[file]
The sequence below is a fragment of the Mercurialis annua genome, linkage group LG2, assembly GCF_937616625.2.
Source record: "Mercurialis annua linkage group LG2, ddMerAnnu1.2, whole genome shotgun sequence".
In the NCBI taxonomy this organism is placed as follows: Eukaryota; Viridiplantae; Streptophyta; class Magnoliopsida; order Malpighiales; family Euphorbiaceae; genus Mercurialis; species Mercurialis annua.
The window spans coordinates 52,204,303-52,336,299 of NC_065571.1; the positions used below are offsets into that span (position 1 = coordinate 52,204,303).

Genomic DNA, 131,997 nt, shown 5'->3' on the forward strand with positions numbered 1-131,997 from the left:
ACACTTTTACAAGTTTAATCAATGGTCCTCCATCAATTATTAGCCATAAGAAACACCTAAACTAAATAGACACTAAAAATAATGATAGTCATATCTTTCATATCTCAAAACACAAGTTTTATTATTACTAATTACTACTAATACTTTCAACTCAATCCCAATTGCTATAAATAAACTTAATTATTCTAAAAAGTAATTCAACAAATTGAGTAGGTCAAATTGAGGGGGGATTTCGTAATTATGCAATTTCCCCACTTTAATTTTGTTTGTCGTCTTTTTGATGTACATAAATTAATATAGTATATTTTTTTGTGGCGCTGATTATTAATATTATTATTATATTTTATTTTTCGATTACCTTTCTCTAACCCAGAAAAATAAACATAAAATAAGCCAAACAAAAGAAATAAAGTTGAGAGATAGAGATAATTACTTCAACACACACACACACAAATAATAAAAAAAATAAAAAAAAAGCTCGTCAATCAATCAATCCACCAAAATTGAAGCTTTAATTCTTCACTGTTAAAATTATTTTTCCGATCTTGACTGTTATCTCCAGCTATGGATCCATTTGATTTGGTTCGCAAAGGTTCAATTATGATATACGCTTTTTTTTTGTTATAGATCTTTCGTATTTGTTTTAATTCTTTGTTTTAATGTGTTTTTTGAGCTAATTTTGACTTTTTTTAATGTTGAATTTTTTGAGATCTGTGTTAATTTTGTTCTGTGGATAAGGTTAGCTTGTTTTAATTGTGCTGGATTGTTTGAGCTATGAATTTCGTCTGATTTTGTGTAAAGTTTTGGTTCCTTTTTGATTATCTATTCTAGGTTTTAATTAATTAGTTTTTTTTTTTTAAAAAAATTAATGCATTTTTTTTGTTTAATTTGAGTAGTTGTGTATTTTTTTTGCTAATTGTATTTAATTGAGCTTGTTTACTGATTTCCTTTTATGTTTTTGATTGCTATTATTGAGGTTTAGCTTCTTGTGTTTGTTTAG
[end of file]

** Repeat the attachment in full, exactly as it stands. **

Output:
The sequence below is a fragment of the Mercurialis annua genome, linkage group LG2, assembly GCF_937616625.2.
Source record: "Mercurialis annua linkage group LG2, ddMerAnnu1.2, whole genome shotgun sequence".
In the NCBI taxonomy this organism is placed as follows: Eukaryota; Viridiplantae; Streptophyta; class Magnoliopsida; order Malpighiales; family Euphorbiaceae; genus Mercurialis; species Mercurialis annua.
The window spans coordinates 52,204,303-52,336,299 of NC_065571.1; the positions used below are offsets into that span (position 1 = coordinate 52,204,303).

Genomic DNA, 131,997 nt, shown 5'->3' on the forward strand with positions numbered 1-131,997 from the left:
ACACTTTTACAAGTTTAATCAATGGTCCTCCATCAATTATTAGCCATAAGAAACACCTAAACTAAATAGACACTAAAAATAATGATAGTCATATCTTTCATATCTCAAAACACAAGTTTTATTATTACTAATTACTACTAATACTTTCAACTCAATCCCAATTGCTATAAATAAACTTAATTATTCTAAAAAGTAATTCAACAAATTGAGTAGGTCAAATTGAGGGGGGATTTCGTAATTATGCAATTTCCCCACTTTAATTTTGTTTGTCGTCTTTTTGATGTACATAAATTAATATAGTATATTTTTTTGTGGCGCTGATTATTAATATTATTATTATATTTTATTTTTCGATTACCTTTCTCTAACCCAGAAAAATAAACATAAAATAAGCCAAACAAAAGAAATAAAGTTGAGAGATAGAGATAATTACTTCAACACACACACACACAAATAATAAAAAAAATAAAAAAAAAGCTCGTCAATCAATCAATCCACCAAAATTGAAGCTTTAATTCTTCACTGTTAAAATTATTTTTCCGATCTTGACTGTTATCTCCAGCTATGGATCCATTTGATTTGGTTCGCAAAGGTTCAATTATGATATACGCTTTTTTTTTGTTATAGATCTTTCGTATTTGTTTTAATTCTTTGTTTTAATGTGTTTTTTGAGCTAATTTTGACTTTTTTTAATGTTGAATTTTTTGAGATCTGTGTTAATTTTGTTCTGTGGATAAGGTTAGCTTGTTTTAATTGTGCTGGATTGTTTGAGCTATGAATTTCGTCTGATTTTGTGTAAAGTTTTGGTTCCTTTTTGATTATCTATTCTAGGTTTTAATTAATTAGTTTTTTTTTTTTAAAAAAATTAATGCATTTTTTTTGTTTAATTTGAGTAGTTGTGTATTTTTTTTGCTAATTGTATTTAATTGAGCTTGTTTACTGATTTCCTTTTATGTTTTTGATTGCTATTATTGAGGTTTAGCTTCTTGTGTTTGTTTAG